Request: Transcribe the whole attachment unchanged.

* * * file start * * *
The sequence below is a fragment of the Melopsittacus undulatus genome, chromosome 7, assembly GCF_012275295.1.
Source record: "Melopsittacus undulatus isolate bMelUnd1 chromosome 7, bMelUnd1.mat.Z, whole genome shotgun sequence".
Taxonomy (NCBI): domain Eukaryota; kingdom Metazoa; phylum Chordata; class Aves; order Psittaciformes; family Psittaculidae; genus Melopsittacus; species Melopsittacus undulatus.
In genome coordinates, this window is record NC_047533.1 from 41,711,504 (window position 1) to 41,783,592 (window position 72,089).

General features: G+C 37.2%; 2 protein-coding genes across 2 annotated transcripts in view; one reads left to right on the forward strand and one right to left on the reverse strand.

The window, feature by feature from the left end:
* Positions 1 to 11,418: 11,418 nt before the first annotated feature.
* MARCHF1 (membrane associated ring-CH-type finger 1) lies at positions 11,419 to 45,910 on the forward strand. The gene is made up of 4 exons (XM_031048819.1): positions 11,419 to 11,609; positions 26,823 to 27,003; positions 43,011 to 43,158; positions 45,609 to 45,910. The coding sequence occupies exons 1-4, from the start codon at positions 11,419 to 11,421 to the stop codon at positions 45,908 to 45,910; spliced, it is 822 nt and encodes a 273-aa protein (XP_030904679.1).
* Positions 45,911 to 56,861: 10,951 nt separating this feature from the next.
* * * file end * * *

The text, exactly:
The sequence below is a fragment of the Melopsittacus undulatus genome, chromosome 7, assembly GCF_012275295.1.
Source record: "Melopsittacus undulatus isolate bMelUnd1 chromosome 7, bMelUnd1.mat.Z, whole genome shotgun sequence".
Taxonomy (NCBI): domain Eukaryota; kingdom Metazoa; phylum Chordata; class Aves; order Psittaciformes; family Psittaculidae; genus Melopsittacus; species Melopsittacus undulatus.
In genome coordinates, this window is record NC_047533.1 from 41,711,504 (window position 1) to 41,783,592 (window position 72,089).

General features: G+C 37.2%; 2 protein-coding genes across 2 annotated transcripts in view; one reads left to right on the forward strand and one right to left on the reverse strand.

The window, feature by feature from the left end:
* Positions 1 to 11,418: 11,418 nt before the first annotated feature.
* MARCHF1 (membrane associated ring-CH-type finger 1) lies at positions 11,419 to 45,910 on the forward strand. The gene is made up of 4 exons (XM_031048819.1): positions 11,419 to 11,609; positions 26,823 to 27,003; positions 43,011 to 43,158; positions 45,609 to 45,910. The coding sequence occupies exons 1-4, from the start codon at positions 11,419 to 11,421 to the stop codon at positions 45,908 to 45,910; spliced, it is 822 nt and encodes a 273-aa protein (XP_030904679.1).
* Positions 45,911 to 56,861: 10,951 nt separating this feature from the next.